5 of the Most Beautiful Natural Wonders in New Zealand


In a place that’s famed for its natural beauty, it’s hard to narrow down the most beautiful spots in New Zealand to just five. Each of these locations is known for its unique beauty and the awe-inspiring feeling you get as you see it for yourself. From thrashing waves to twinkling skies, visiting any of these locations will create a memory that will last a lifetime.

1. Cathedral Cove

There is a plethora of natural wonders scattered throughout the Coromandel for those who are willing to explore. Still, it’s hard to go past the sheer grandeur of Cathedral Cove, where a giant cavern links the golden sands of two stunning beaches. Only two methods allow access to this little piece of paradise: walking or taking a boat. The walk takes around an hour to complete as it weaves up and down the rocky coastline. A boat journey includes cruising over the beautiful turquoise waters in around 20 minutes. Allow plenty of time to soak up the beach vibes by packing a picnic. While you’re in the area, check out other incredible spots like Hahei Beach and Hot Water Beach.

For more Coromandel goodness, check out our list of 7 of the Best Beaches in the Coromandel.

2. Milford Sound

Situated on the southwest coast of the South Island, hours away from civilisation, lies a wet wonderland that tourists worldwide travel to. This enchanting environment combines majestic mountain peaks with forested cliffs and deep blue waters. If you’re looking for a place to enjoy the spectacular beauty of raw, untouched nature, then Milford Sound is the perfect destination. There are many ways to explore what is dubbed as the ‘eighth wonder of the world,’ from boat cruises to hiking trips or scenic flights; land, air, and sea all offer a unique perspective of this fiord. Carved out by ancient glaciers, this ocean inlet is an inky blue from the water drainage of the surrounding forests. Dive underwater to see a colourful kaleidoscope of corals, sponges, and sea stars. As you descend the depths, keep a look out for the black coral native to this area, which is as close as 10m beneath the surface. Before you leave, make sure you hire a kayak to visit some of the most remote spots in the fiord, where you’ll have the chance to spot seals, dolphins, and the Fiordland crested penguin.

3. Pancake Rocks

The Pancake Rocks of the West Coast are a natural wonder that must be seen to be believed. A short 1.1km loop is accessible to all and is easy to traverse. As it weaves around the unique limestone formations and blowholes, there is an abundance of information boards to answer all of your questions about the area. You’ll be awestruck as you experience this geological oddity formed almost 30 million years ago, and the whooshing noise of the blowholes will scare and delight the whole family. Be prepared for a cool dose of sea spray at high tide as the waves thrash around the blowholes. The area is truly enchanting and offers the chance to see some of New Zealand’s native sea life. Look for the seals frolicking in the waves, and at low tide, keep your eyes open for the starfish that cling to the rocky surface.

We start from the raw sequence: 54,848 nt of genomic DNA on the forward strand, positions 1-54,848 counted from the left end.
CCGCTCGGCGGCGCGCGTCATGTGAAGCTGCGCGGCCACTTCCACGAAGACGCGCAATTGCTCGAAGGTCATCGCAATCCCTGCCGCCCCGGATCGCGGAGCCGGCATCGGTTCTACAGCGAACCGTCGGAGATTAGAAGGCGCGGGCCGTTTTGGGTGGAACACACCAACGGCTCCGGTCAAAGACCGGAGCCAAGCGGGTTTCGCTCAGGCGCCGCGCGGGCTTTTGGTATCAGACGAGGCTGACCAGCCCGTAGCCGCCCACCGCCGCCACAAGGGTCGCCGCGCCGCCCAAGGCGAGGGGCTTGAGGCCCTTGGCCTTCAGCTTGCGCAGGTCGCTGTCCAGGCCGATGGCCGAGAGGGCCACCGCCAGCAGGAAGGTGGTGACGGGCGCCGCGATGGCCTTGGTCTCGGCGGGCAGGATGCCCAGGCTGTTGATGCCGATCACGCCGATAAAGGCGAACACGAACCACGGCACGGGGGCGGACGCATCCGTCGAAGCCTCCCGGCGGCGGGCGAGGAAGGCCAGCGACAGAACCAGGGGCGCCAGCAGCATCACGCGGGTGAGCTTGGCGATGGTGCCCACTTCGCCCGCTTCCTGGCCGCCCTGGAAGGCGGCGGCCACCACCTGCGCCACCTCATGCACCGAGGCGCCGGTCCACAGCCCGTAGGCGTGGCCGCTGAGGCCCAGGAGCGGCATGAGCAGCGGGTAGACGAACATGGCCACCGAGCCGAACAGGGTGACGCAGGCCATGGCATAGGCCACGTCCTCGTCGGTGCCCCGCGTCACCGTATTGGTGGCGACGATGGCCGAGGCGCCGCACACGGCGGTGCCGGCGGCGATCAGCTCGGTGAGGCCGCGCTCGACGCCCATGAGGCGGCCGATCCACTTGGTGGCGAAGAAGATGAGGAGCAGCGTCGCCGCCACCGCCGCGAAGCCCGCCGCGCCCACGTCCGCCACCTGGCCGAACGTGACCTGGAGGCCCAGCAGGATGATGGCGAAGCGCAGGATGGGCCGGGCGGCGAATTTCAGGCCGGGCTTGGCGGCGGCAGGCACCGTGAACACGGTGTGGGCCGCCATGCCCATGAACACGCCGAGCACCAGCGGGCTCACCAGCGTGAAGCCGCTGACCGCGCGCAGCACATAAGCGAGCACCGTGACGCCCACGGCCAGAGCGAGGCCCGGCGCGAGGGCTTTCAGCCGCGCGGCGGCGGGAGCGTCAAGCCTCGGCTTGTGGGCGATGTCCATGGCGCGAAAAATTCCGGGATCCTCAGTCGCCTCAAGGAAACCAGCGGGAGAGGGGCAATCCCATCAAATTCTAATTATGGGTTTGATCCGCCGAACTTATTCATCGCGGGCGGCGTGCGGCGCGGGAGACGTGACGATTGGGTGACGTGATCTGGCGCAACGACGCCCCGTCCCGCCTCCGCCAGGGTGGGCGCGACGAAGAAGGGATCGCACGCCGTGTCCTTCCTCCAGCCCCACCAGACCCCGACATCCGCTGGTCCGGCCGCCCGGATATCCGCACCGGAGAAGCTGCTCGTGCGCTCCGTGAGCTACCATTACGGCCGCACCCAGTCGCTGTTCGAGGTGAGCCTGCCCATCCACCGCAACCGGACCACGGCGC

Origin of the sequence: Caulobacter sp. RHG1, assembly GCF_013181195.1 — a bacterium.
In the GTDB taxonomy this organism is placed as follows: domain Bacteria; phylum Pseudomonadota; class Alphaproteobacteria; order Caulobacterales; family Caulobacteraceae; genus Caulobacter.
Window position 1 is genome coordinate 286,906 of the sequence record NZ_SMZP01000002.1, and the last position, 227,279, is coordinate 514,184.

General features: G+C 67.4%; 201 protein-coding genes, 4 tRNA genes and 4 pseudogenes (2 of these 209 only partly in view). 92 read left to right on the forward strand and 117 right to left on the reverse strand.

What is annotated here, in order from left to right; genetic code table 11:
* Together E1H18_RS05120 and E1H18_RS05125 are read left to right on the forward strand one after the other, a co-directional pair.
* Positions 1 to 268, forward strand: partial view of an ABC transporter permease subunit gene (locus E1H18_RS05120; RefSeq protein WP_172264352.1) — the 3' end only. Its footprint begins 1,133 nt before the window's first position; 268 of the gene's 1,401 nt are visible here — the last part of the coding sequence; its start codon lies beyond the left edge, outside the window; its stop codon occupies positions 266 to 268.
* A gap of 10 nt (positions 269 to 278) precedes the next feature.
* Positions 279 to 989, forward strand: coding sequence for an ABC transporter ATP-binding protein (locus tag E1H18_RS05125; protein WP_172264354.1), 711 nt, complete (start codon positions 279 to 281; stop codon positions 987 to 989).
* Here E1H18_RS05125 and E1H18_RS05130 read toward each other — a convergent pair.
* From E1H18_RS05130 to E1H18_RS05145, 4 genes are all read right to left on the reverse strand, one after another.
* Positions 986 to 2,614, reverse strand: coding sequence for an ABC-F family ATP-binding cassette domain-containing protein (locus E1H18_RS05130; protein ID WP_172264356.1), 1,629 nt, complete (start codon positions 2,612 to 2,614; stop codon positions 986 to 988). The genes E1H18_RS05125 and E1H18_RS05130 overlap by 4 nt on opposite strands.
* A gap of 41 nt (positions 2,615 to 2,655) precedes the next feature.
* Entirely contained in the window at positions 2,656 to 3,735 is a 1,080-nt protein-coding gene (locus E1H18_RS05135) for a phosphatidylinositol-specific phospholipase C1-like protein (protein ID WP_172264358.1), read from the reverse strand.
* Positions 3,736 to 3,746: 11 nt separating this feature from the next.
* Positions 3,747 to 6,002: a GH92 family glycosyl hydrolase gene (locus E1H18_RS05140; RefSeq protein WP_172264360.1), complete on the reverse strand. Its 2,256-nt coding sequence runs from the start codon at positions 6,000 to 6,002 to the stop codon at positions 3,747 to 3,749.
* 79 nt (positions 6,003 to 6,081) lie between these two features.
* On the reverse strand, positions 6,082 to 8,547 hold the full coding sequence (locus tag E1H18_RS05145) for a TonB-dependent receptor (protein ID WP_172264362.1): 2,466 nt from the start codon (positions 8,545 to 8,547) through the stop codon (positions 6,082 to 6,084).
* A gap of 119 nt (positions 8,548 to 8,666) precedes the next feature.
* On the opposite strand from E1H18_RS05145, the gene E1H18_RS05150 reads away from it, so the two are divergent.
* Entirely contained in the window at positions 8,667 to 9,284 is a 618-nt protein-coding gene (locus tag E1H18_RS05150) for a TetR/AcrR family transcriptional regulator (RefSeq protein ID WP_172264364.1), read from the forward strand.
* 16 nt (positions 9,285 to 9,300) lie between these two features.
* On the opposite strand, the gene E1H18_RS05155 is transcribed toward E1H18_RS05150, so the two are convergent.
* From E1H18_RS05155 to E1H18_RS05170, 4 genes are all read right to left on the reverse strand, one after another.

While you’re in the area, make sure you check out some of the other fascinating natural formations. Notably, the Punakaiki Cavern offers 130 metres of safe-to-explore cave systems that wind and loop around. Take a torch and watch your footing in this underground play area. If you go in far enough, you can even spot some glowworms.

4. Wai-O-Tapu

Wai-O-Tapu is the most diverse and vibrant geothermal area in New Zealand. This natural wonder allows you to soak up the sights of a geyser while breathing in the stinky scent of sulphuric mud pools. Every day around 10.15 am, you can see the Lady Knox geyser shoot water up to 20 metres in the air as you learn how these natural wonders form from one of the knowledgeable staff on site. Other unique features of this geothermal wonderland include naturally coloured springs, bubbling mud, terrace formations, and massive volcanic craters. Wai-O-Tapu has been called ‘One of the 20 Most Surreal Places in the World’ and thanks to the underground activity, this really is an otherworldly experience.

5. Lake Tekapo

Famous for the vibrant turquoise lake water and a spectacular mountainous backdrop, Lake Tekapo is a destination that will amaze and delight the senses. Located in the centre of the South Island, Tekapo is one of the most famous lake destinations in the world. The best time to visit is during mid-November when the lupins around the lake reach full bloom. The destination stays busy throughout the summer months as tourists descend to snap postcard-worthy pictures and swim in this glacial water. Lake Tekapo is a resort that you can enjoy just as much during the evening as you can during the day. The area is the largest dark sky reserve in the Southern Hemisphere, so you’re guaranteed to witness the wonder of a starlit sky in its full beauty. Marvel at the twinkling lights as you relax on the waterfront. At certain times of the year, you can even catch a glimpse of the dancing auroras of the Southern Lights.

While you’re here, indulge in the warm waters of the Tekapo Springs, check out the Mackenzie sheepdog statue, and take a wild ride on a Tekapo jet. Before you leave, don’t forget to photograph the Church of the Good Shephard to tick off your photography bucket list.

New Zealand Guide
New Zealand Guide
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